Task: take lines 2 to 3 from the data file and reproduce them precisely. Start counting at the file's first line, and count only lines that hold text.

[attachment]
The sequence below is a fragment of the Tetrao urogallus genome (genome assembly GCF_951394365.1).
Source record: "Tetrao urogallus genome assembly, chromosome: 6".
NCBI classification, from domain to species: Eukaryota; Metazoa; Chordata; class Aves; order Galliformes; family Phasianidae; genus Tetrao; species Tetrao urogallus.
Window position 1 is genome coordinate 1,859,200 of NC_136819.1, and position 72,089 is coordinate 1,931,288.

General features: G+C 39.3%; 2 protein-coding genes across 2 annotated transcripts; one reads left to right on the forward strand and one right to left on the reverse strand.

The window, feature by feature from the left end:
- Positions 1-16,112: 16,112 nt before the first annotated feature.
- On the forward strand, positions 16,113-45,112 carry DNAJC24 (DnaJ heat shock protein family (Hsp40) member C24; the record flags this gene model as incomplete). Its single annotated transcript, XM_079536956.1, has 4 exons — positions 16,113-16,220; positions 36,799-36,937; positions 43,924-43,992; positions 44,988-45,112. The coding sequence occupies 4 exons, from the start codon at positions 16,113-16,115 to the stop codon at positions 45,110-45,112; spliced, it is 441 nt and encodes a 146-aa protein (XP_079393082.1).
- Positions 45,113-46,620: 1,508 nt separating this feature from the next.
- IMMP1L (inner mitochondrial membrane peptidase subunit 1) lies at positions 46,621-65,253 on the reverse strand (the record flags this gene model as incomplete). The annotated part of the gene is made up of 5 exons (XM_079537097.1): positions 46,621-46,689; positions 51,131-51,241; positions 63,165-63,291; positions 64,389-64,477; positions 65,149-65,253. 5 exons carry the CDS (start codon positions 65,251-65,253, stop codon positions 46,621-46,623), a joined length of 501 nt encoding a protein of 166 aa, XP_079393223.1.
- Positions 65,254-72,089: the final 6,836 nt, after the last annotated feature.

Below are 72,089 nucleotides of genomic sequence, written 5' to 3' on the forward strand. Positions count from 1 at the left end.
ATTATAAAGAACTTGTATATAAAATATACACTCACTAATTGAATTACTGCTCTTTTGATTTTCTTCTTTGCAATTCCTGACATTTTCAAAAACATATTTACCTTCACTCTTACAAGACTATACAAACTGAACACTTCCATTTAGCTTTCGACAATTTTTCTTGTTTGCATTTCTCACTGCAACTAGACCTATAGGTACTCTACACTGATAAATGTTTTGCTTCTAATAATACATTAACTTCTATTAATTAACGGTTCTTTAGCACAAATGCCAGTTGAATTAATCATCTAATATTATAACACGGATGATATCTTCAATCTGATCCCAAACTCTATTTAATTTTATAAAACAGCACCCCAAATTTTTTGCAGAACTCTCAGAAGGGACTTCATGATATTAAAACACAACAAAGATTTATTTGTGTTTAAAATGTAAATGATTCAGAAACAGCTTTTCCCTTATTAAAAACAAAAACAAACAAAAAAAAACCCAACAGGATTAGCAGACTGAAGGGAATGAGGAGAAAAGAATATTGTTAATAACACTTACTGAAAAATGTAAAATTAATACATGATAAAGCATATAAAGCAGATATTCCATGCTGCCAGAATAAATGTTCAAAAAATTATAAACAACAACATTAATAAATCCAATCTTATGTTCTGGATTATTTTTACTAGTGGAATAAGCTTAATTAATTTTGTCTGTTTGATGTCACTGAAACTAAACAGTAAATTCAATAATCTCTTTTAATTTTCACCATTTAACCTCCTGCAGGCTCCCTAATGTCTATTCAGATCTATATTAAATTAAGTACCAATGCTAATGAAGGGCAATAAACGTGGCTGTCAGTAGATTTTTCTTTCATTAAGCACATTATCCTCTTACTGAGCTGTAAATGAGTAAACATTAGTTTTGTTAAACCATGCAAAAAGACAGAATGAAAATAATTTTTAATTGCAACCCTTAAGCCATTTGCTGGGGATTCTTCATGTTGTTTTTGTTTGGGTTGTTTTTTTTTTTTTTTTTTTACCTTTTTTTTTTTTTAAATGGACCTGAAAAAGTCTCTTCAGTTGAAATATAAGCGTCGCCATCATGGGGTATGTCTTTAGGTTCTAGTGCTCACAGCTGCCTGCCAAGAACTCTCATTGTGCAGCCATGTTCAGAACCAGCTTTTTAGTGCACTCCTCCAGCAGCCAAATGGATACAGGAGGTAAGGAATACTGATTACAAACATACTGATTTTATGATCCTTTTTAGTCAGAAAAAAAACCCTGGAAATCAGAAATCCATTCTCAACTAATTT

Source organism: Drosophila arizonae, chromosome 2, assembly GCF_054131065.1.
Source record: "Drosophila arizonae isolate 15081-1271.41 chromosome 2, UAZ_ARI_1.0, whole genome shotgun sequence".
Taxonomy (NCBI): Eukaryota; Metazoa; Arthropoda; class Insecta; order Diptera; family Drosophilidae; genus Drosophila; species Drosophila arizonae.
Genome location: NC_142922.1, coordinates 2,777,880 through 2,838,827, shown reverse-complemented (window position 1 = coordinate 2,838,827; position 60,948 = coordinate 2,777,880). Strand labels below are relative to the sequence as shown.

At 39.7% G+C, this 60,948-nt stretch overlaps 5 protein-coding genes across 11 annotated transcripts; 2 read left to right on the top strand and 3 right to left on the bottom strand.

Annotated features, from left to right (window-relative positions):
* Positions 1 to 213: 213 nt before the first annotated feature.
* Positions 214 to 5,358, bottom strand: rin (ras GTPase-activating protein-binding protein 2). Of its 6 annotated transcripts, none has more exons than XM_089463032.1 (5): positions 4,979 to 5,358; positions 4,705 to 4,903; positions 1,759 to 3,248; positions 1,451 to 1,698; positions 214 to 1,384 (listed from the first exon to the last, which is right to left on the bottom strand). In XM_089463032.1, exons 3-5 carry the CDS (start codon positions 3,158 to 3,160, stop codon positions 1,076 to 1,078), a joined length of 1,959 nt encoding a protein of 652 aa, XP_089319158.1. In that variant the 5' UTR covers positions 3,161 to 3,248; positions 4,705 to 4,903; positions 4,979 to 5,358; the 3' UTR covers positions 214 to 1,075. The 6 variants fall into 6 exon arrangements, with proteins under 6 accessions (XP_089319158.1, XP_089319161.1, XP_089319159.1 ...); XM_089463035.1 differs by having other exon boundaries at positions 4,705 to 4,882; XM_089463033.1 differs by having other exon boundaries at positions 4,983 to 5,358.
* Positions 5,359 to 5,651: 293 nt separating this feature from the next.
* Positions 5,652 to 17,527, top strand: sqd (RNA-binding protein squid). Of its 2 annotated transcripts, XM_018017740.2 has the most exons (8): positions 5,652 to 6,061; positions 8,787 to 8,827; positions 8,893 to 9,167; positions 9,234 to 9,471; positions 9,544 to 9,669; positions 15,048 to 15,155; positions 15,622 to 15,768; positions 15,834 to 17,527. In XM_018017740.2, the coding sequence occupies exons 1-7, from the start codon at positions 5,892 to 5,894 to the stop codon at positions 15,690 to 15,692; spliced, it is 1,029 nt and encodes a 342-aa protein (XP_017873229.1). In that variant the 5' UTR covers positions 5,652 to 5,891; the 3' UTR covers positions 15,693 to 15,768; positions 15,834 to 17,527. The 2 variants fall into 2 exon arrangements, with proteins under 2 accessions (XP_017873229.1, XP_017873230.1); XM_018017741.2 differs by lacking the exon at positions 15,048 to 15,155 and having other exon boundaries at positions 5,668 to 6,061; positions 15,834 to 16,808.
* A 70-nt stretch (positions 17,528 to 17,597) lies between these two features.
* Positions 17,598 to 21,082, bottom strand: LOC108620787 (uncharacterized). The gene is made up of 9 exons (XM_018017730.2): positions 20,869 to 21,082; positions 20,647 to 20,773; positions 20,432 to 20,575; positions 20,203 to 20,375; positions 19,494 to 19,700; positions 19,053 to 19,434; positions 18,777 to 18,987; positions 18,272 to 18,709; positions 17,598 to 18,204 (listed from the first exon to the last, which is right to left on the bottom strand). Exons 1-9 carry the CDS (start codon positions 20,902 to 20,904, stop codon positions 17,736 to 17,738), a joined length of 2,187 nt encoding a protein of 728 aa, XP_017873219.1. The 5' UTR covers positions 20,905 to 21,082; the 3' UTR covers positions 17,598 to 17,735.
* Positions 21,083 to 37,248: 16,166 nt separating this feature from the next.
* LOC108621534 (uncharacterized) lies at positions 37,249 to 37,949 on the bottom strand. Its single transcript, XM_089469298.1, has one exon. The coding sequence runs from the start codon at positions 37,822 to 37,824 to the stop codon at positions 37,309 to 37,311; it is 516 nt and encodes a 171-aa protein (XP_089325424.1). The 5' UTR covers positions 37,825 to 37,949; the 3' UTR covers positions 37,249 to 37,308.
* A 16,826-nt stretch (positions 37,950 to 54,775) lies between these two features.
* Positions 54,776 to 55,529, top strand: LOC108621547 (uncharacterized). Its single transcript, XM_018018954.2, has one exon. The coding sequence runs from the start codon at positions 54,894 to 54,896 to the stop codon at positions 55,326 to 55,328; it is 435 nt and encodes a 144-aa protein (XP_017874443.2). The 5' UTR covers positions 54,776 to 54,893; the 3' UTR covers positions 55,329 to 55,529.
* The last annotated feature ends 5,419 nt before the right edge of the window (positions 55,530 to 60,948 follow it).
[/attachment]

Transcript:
Source record: "Tetrao urogallus genome assembly, chromosome: 6".
NCBI classification, from domain to species: Eukaryota; Metazoa; Chordata; class Aves; order Galliformes; family Phasianidae; genus Tetrao; species Tetrao urogallus.